# HSQL, don't bother storing to disk.
development:
  db: hsql
  jdbc: hsqldb:mem:devdb

# Make sure we're not messing with bigstrong.
test:
  db: oracle
  jdbc: oracle:thin:@localhost:1521:test

# The real deal.
production:
  db: oracle
  jdbc: oracle:thin:@bigstrong:1521:mighty

You can also use profiles to specify default filters for the resources task.

Read more …

Settings and build YAML files

In addition to profiles, we also allow you to specify personal and build settings using two YAML files.

Personal settings are placed in the .buildr/settings.yaml file under your home directory. Settings stored there will be applied the same across all builds.

For example:

# The repositories hash is read automatically by buildr.
repositories:

  # customize user local maven2 repository location
  local: some/path/to/my_repo

  relase_to:
    url: http://intra.net/maven2
    username: john
    password: secret

# You can place settings of your own, and reference them 
# on buildfiles. 
im:
  server: jabber.company.com
  usr: notifier@company-jabber.com
  pwd: secret

Read more …

Build settings are placed in the build.yaml file located in the same directory that the buildfile. Normally this file would be managed by the project revision control system, so settings here are shared between developers.

For example:

# This project requires the following ruby gems, buildr addons
gems: 
  # Suppose we want to notify developers when testcases fail.
  - buildr-twitter-notifier-addon >=1
  # we test with ruby mock objects
  - mocha
  - ci_reporter

# The artifact declarations will be automatically loaded by buildr, so that
# you can reference artifacts by name (a ruby-symbol) on your buildfile.
artifacts:
  spring: org.springframework:spring:jar:2.0
  log4j: log4j:log4j:jar:1.0
  j2ee: geronimo-spec:geronimo-spec:j2ee:jar:1.4-rc4

# Of course project settings can be defined here
jira: 
  uri: https://jira.corp.org

Read more …

Using Gems for extensions and 3rd party libraries

RubyGems provides the gem command line tool that you can use to search, install, upgrade, package and distribute gems. It installs all gems into a local repository that is shared across your builds and all other Ruby applications you may have running. You can install a gem from a local file, or download and install it from any number of remote repositories.

If your build depends on other gems, you will want to specify these dependencies as part of your build and check that configuration into source control. That way you can have a specific environment that will guarantee repeatable builds, whether you’re building a particular version, moving between branches, or joining an existing project. Buildr will take care of installing all the necessary dependencies, which you can then manage with the gem command.

Use the build.yaml file to specify these dependencies (see Build Settings for more information), for example:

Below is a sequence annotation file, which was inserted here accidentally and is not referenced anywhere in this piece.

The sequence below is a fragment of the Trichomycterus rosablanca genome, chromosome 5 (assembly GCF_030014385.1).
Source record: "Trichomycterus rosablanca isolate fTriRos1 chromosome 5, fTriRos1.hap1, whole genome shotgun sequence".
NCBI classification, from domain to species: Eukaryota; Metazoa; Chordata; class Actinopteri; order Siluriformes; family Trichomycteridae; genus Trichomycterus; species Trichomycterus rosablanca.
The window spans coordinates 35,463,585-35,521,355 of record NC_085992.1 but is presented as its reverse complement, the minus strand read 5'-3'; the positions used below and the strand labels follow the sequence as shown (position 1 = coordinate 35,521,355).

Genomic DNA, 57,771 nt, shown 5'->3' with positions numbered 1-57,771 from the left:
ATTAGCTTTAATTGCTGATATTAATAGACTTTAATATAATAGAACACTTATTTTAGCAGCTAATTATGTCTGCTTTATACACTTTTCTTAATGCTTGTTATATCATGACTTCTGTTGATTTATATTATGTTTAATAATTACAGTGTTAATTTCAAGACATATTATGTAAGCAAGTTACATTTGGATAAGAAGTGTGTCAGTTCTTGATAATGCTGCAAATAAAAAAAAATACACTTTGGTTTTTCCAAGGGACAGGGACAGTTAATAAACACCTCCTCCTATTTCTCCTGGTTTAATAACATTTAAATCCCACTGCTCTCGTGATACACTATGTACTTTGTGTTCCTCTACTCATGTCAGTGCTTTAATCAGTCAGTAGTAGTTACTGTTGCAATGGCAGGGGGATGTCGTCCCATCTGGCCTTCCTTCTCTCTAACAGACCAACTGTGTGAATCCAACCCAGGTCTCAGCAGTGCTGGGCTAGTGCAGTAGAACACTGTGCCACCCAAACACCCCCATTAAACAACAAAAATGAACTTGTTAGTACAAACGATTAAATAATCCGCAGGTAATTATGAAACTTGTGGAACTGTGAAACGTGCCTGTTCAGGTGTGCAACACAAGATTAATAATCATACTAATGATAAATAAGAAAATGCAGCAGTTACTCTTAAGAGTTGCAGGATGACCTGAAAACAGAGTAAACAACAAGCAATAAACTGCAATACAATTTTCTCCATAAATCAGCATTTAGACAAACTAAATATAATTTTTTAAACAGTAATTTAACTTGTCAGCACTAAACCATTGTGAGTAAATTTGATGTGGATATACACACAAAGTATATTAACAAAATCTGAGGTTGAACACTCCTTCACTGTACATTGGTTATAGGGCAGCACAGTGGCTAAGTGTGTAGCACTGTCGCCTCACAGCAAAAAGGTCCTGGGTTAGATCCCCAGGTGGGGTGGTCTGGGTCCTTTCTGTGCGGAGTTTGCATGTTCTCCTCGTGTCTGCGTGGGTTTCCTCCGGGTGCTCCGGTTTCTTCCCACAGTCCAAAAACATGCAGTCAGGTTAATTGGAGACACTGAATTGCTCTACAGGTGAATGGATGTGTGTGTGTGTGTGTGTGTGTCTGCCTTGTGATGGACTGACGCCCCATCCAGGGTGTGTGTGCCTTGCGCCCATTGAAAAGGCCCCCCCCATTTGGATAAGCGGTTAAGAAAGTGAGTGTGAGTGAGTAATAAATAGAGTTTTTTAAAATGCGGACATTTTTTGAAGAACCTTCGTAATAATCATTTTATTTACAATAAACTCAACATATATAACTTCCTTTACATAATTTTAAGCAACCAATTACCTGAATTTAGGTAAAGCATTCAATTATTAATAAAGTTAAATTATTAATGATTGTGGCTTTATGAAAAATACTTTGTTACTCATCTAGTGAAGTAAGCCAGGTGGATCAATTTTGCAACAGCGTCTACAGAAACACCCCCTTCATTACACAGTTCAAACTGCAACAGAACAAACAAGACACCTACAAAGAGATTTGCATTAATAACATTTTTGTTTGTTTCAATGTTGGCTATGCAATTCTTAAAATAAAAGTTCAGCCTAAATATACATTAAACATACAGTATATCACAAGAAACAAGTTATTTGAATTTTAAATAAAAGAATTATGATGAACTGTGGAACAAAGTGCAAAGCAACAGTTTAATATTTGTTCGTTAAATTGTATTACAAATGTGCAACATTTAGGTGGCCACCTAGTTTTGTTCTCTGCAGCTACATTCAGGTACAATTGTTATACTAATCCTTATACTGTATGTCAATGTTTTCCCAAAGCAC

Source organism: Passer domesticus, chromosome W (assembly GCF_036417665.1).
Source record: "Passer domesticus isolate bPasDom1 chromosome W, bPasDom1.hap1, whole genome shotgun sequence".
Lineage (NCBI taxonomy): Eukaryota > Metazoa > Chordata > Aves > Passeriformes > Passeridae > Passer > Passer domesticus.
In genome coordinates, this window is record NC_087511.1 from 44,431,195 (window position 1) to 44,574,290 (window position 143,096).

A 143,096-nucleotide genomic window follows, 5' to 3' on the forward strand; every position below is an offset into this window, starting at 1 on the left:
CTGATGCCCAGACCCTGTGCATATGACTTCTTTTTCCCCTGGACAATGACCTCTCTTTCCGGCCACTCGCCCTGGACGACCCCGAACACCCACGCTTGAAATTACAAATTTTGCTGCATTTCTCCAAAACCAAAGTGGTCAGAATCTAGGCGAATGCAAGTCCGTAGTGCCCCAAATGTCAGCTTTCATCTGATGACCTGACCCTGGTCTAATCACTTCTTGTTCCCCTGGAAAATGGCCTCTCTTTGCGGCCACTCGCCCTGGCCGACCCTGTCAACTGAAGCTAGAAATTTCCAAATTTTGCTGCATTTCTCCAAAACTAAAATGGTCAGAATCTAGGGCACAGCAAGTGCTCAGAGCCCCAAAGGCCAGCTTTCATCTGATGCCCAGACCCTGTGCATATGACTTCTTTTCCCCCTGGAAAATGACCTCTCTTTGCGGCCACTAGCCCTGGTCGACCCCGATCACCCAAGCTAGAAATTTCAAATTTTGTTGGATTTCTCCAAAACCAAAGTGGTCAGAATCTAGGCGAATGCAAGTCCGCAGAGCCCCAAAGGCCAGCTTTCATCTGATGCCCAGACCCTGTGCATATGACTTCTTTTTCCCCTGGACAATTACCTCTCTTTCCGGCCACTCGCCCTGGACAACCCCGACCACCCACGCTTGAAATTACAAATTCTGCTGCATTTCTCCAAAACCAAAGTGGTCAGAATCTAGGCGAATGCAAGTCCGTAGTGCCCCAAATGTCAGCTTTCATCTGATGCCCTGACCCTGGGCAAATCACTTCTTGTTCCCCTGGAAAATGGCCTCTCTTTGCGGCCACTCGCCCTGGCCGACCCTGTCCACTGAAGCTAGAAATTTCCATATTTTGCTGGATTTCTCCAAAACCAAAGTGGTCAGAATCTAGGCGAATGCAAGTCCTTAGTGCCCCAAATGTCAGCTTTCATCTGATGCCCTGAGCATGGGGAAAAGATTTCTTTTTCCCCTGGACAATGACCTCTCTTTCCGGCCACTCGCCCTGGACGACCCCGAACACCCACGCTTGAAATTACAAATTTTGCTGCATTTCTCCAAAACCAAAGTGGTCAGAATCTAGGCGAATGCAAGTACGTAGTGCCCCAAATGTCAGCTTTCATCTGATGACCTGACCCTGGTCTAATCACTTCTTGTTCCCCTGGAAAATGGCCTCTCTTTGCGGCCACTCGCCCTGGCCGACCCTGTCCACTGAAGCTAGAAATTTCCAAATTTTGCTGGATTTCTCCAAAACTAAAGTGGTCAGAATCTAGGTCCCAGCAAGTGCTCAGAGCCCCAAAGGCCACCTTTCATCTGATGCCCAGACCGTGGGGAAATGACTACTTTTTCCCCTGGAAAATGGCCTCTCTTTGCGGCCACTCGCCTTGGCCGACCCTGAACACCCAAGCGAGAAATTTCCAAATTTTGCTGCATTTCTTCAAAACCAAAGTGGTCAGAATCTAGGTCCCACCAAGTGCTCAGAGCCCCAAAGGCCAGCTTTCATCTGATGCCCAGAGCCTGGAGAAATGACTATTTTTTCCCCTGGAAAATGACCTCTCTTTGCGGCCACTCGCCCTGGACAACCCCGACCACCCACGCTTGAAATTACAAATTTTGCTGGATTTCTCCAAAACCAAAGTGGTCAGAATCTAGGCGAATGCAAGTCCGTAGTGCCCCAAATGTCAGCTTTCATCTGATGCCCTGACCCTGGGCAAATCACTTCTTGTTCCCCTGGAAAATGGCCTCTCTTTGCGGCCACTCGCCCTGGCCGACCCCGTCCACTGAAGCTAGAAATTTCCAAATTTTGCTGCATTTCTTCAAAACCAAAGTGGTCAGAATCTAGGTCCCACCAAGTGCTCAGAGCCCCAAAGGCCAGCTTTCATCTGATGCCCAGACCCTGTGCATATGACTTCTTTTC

# This project requires the following gems
gems: 
  # Suppose we want to notify developers when testcases fail.
  - buildr-twitter-notifier-addon >=1
  # we test with ruby mock objects
  - mocha
  - ci_reporter

Read more …

New API for accessing Java libraries

Java classes are accessed as static methods on the Java module, for example:

str = Java.java.lang.String.new('hai!')
str.toUpperCase
=> 'HAI!'
Java.java.lang.String.isInstance(str)
=> true
Java.com.sun.tools.javac.Main.compile(args)

The classpath attribute allows Buildr to add JARs and directories to the classpath, for example, we use it to load Ant and various Ant tasks, code generators, test frameworks, and so forth.

For example, Ant is loaded as follows:

Java.classpath << 'org.apache.ant:ant:jar:1.7.0'

Artifacts can only be downloaded after the Buildfile has loaded, giving it a chance to specify which remote repositories to use, so adding to classpath does not by itself load any libraries. You must call Java.load before accessing any Java classes to give Buildr a chance to load the libraries specified in the classpath.

Read more …

Creating Extensions

A module defines instance methods that are then mixed into the project and become instance methods of the project. There are two general ways for extending projects. You can extend all projects by including the module in Project:

class Project
  include MyExtension
end

You can also extend a given project instance and only that instance by extending it with the module:

define 'foo' do
  extend MyExtension
end

Some extensions require tighter integration with the project, specifically for setting up tasks and properties, or for configuring tasks based on the project definition. You can do that by adding callbacks to the process.

Read more …

Using Alternative Layouts

Buildr follows a common convention for project layouts: Java source files appear in src/main/java and compile to target/classes, resources are copied over from src/main/resources and so forth. Not all projects follow this convention, so it’s now possible to specify an alternative project layout.

A layout is an object that implements the expand method. The easiest way to define a custom layout is to create a new Layout object and specify mapping between names used by Buildr and actual paths within the project.

Read more …

Other

Documentation